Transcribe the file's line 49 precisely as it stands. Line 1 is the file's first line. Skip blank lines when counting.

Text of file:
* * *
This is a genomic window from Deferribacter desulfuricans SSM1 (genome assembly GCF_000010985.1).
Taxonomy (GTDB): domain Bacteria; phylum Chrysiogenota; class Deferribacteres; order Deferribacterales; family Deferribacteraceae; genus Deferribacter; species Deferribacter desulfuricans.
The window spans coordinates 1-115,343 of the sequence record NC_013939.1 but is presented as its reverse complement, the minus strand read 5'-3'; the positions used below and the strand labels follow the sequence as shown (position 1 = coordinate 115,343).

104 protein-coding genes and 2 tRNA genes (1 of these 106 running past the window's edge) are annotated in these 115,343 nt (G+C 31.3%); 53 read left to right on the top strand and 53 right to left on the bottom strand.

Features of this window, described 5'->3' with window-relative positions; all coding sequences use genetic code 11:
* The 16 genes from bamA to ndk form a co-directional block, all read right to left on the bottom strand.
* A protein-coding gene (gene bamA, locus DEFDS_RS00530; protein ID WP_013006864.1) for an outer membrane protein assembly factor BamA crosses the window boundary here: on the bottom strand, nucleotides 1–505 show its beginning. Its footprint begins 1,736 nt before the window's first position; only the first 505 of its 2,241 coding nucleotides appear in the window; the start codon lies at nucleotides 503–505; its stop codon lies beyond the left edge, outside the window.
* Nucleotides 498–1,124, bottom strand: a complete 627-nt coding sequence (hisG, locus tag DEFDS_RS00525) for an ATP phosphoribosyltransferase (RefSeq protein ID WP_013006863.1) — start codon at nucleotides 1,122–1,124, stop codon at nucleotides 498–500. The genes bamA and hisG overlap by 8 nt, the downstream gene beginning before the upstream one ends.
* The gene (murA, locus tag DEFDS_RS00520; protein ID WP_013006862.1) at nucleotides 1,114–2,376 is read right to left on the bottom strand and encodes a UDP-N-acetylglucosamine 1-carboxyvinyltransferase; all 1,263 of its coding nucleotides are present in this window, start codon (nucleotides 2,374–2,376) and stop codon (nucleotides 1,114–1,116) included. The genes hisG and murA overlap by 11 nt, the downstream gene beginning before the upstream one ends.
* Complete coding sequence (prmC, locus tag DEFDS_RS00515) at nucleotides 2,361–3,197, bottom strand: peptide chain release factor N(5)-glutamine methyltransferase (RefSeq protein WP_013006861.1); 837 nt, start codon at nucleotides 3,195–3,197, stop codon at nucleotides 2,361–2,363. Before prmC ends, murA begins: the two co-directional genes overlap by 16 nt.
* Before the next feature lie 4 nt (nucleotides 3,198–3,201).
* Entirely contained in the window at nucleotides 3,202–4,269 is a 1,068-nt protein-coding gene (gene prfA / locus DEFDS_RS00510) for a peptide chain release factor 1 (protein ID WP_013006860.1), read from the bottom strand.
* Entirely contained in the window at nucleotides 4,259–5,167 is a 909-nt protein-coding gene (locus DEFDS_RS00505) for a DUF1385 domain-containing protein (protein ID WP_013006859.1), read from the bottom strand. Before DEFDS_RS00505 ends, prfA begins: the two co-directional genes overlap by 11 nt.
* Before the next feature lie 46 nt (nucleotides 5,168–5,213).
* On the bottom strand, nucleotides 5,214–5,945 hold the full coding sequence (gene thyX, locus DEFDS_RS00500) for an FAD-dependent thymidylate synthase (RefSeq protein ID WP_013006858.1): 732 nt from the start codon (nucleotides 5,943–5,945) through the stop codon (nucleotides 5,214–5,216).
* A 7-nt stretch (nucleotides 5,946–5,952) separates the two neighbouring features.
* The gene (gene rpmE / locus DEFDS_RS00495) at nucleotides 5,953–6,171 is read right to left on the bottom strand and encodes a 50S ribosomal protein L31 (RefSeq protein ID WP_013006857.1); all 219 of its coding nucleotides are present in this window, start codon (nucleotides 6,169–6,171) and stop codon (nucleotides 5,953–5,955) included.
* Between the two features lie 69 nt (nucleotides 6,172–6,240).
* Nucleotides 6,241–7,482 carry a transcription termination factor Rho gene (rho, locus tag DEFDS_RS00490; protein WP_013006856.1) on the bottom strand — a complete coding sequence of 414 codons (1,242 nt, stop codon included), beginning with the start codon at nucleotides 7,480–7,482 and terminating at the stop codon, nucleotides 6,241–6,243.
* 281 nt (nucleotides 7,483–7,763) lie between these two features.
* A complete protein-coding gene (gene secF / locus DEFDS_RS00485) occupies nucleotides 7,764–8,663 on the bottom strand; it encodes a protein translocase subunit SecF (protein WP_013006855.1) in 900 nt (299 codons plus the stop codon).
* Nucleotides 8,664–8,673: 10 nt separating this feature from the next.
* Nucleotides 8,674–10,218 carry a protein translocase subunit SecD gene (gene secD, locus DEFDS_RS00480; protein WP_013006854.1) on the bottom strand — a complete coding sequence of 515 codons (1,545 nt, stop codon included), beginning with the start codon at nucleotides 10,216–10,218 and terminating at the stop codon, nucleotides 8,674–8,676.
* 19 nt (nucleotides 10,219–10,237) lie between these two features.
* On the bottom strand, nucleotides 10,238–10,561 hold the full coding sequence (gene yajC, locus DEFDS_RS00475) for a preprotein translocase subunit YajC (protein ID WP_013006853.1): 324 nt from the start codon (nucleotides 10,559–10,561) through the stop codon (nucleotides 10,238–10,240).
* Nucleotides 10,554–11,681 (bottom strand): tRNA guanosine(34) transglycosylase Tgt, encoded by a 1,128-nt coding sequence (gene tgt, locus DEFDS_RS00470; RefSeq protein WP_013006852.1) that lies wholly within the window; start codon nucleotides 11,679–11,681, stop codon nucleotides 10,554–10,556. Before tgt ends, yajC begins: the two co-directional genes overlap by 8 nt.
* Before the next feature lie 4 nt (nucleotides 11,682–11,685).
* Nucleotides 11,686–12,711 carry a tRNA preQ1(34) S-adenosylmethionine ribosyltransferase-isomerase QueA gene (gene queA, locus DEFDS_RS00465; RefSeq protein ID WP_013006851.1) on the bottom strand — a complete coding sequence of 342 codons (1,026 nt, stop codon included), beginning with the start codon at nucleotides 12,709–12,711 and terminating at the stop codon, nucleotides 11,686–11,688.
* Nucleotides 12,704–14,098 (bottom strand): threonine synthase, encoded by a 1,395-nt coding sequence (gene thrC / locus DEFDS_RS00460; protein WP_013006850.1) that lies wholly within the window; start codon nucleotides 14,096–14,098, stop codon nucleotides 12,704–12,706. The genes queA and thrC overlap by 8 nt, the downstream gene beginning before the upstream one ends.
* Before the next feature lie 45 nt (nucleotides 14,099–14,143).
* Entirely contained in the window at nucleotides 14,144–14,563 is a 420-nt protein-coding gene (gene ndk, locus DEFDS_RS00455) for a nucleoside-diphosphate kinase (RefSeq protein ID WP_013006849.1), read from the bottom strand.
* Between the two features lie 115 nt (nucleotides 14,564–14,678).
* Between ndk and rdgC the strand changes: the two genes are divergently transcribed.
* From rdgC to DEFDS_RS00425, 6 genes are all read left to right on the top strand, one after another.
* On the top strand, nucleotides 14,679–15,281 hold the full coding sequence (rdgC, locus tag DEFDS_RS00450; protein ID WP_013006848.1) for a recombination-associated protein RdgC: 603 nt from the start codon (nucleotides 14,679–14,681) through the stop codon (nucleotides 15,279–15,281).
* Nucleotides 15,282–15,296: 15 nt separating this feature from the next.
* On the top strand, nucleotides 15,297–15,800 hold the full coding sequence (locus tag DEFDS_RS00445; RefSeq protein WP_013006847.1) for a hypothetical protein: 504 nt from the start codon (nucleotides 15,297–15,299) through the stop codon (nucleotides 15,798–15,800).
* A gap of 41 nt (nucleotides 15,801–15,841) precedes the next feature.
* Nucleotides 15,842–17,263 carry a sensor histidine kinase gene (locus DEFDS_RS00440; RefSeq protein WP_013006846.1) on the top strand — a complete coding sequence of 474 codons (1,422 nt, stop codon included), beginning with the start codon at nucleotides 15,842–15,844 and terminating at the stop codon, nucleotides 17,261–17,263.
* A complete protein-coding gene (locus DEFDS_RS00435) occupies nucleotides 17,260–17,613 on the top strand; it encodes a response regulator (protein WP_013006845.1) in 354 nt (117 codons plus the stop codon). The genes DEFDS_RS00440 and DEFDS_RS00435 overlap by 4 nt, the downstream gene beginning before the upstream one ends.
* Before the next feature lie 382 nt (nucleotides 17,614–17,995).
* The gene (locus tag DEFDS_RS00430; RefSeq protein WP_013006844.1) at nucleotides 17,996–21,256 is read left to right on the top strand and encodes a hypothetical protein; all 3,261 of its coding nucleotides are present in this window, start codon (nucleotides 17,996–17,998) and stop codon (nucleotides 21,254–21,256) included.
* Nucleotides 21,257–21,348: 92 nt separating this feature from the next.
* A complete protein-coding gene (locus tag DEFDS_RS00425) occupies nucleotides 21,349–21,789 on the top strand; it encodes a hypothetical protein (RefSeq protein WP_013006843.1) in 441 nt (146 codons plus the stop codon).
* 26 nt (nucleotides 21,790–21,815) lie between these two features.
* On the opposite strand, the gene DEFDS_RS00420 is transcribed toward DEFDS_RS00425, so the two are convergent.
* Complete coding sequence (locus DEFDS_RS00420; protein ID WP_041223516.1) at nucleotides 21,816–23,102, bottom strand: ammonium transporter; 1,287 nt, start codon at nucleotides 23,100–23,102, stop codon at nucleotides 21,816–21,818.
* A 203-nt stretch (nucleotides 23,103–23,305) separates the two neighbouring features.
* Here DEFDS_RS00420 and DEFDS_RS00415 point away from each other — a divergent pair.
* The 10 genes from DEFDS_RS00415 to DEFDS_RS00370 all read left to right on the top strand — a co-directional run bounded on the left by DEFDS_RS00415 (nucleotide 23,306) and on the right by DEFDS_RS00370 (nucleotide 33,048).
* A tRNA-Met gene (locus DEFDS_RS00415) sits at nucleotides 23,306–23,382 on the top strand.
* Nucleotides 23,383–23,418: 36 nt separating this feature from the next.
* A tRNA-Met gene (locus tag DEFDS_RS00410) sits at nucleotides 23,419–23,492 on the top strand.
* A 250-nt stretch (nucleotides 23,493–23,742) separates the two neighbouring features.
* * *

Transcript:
* Here DEFDS_RS00420 and DEFDS_RS00415 point away from each other — a divergent pair.